5 Things You Aren't Thinking About With Net Neutrality

Since it's right around the corner


Net neutrality is a hot-button issue all across the board. It is an important issue that will forever change the way we use the internet and the way we view the world wide web. Ever since the 90's with the boom of e-commerce websites like Amazon and eBay, the internet has had an enormous role in society, bringing consumers and businesses face to face at the click of a button.

Today's business world has companies dependent on computers and the internet for nearly every function. This gives jobs to software developers, engineers, and staffs numerous IT departments. If the free and open internet policies change then, so will these businesses and their practices. Having a fast lane for some companies and a slow lane for everyone else will change the climate of most industries. With such a hot-topic issue, it's really important to stay informed.

1. Anti-virus Software Started Non-neutrality

Oddly enough, there is already a form of non-neutral internet policies. You've probably heard of it being used by countries outside of the United States. This is when governments issue censorship over certain websites in favor of other websites. This type of discrimination was originally developed by antivirus companies around the year 2003. It seemed impossible to discriminate data over the internet in the early days. However, this software was developed to filter out malware. It was called deep packet discrimination. Deep packet discrimination worked like a charm at discriminating certain data from the rest. Then, this type of software was what governments used to develop internet censorship. This is similar to how ISPs will to discriminate data.

2. The Developing World Has It Already

We all know that some foreign governments are guilty of censoring the internet that we love. In many parts of the world there are sites that are allowed to get a much larger share of bandwidth at a lower cost such as Facebook Zero and Google Zero. These special sites are called "zero rating" sites, and they are actually given reimbursement for the traffic they generate. As previously stated, non-neutral internet is happening in other countries, but "zero rating" sites are typically used more in developing nations.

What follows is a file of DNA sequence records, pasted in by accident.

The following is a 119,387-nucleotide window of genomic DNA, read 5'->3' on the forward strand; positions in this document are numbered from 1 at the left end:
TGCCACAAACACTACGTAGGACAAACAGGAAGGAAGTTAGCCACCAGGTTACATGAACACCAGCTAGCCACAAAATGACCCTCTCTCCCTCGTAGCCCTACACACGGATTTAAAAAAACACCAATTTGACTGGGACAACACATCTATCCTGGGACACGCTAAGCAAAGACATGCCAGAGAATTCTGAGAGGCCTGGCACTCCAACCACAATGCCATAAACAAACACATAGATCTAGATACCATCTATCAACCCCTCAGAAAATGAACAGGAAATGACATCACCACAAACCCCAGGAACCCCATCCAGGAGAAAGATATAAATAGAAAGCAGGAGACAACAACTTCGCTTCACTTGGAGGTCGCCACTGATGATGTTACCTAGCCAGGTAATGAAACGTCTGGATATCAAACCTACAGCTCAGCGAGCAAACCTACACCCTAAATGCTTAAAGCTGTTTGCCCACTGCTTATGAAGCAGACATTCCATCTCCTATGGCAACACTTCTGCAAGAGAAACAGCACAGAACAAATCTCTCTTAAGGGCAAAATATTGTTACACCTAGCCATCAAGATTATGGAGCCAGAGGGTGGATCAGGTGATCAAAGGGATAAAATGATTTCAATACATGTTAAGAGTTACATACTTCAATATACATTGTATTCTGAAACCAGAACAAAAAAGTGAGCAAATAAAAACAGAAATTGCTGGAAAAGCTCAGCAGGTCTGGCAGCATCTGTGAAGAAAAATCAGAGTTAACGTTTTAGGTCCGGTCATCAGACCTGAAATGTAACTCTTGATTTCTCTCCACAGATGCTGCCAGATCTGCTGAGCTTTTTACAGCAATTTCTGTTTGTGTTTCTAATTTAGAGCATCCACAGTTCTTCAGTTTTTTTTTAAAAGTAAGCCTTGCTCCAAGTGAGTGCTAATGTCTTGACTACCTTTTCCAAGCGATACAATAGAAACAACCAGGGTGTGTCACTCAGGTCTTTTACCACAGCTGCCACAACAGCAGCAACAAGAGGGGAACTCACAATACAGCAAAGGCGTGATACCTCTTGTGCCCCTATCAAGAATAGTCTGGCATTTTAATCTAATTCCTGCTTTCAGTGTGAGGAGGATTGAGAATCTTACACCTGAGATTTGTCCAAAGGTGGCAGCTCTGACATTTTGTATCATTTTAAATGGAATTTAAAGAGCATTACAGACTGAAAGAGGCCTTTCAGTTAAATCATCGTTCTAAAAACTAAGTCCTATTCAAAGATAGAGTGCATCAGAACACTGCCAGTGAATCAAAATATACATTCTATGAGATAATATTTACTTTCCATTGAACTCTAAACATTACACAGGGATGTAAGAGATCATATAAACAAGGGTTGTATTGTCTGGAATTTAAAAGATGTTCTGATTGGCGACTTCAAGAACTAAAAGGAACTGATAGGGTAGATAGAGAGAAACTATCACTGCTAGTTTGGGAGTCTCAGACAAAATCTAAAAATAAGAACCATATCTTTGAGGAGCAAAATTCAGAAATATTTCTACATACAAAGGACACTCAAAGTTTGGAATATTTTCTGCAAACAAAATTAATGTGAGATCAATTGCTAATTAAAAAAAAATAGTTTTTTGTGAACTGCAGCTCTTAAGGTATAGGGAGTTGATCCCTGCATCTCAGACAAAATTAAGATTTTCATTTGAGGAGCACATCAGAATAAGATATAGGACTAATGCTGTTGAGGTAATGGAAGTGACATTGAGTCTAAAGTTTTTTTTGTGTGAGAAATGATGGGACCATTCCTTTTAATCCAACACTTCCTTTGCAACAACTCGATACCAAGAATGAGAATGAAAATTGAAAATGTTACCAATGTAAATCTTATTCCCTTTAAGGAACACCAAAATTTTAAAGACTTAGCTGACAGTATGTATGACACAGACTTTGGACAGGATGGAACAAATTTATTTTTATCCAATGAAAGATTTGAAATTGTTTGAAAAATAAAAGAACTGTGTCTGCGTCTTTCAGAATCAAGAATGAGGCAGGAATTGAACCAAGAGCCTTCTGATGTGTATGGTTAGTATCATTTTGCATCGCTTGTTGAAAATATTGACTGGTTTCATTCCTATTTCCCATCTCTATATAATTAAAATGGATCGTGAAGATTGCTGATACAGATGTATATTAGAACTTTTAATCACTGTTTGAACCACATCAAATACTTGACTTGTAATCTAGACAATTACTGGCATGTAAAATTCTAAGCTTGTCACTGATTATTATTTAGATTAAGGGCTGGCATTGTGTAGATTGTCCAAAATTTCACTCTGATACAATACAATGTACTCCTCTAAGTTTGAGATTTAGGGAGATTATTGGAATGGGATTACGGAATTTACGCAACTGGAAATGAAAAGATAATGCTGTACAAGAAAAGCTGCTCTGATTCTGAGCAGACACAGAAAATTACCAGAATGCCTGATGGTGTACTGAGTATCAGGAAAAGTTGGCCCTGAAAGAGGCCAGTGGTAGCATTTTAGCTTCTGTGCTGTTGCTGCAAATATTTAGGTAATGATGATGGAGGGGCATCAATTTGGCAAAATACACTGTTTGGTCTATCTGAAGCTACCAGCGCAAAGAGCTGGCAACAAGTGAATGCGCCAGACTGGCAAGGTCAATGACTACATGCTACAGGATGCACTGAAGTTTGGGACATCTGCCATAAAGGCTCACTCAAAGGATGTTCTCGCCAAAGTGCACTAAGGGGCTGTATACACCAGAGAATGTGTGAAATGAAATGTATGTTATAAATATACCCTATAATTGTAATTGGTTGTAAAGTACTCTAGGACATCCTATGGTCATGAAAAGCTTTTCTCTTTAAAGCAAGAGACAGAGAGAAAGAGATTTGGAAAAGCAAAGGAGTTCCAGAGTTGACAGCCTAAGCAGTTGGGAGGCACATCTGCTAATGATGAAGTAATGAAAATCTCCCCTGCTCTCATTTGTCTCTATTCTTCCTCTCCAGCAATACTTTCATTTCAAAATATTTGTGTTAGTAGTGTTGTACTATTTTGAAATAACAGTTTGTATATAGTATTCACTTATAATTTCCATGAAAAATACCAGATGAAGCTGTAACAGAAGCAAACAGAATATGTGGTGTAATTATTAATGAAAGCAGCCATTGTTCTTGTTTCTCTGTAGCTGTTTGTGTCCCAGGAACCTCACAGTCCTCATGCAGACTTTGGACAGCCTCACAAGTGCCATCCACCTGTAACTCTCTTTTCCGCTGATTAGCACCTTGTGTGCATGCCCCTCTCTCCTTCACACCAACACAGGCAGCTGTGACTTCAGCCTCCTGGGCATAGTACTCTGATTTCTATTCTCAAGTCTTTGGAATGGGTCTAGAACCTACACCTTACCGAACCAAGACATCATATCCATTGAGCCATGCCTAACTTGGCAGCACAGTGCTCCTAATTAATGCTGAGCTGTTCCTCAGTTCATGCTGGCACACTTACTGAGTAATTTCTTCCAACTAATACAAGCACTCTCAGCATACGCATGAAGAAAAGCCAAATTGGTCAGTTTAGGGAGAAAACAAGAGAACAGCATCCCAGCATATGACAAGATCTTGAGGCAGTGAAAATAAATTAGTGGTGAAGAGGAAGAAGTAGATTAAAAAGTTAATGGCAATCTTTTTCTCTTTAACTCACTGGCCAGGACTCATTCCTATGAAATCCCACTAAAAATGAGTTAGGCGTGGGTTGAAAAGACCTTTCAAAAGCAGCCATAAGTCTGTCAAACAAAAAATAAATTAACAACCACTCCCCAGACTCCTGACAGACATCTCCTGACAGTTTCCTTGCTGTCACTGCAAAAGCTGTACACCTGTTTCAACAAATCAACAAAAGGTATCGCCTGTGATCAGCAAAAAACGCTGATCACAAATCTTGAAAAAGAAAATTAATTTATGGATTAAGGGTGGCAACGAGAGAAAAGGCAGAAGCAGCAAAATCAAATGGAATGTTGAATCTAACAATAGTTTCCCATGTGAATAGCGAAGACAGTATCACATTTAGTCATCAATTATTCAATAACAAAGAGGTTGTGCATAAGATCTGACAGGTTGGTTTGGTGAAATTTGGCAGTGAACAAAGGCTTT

3. Freedom Over Innovation

Many people are for net-neutrality because of the innovation that is promoted by having a free and open internet. With a non-neutral internet everybody who logs on through an ISP will have to go through that ISP's portal as if it is the gatekeeper. In this case only the bigger companies will be let through because they can afford to pay, while small businesses are essentially out of the game. The most popular resources and websites will continue to have traffic meaning that all growth outside of the popular vehicles will be stifled. Try to imagine all of today's top developers attempting to walk through the same three doors to get into a building. With a non-neutral internet our geniuses will have to wait in line to get their ideas moved into the public eye.

4. Non-neutrality is Downgrading Services

When you think about it, how much faster can the internet get? We can already load any site at the drop of a hat, so those sites likely won't be getting any quicker if net-neutrality were to end. No, the companies that can pay for the fast lane would get the same service they do now. However, any company that can't pay the toll to enter the fast lane would be slowed down by the ISP being used. People wouldn't really get a faster connection to any site, but they would receive a slower connection instead.

5. This Will Affect Everyone...Seriously Everyone

Since we are so reliant on the internet as a society, this will easily affect every sector of every modern industry. Shipping clerks will have less choices of where to pick up orders, or they will have to pay to use bigger companies. IT Engineers and developers will have less choices about how they operate and might have more difficulty doing their job, such as network performance monitoring with slower lanes of internet. All parts of our social, economic and political structure currently revolve around using the internet in its current free and open form.

It's important to understand net-neutrality issues because it impacts our lives. It is something our society is thinking about changing, so you need to stay ahead of the curve and learn about it. Make up your own opinions, do your own research and if you want your voice to be heard then, speak up. 


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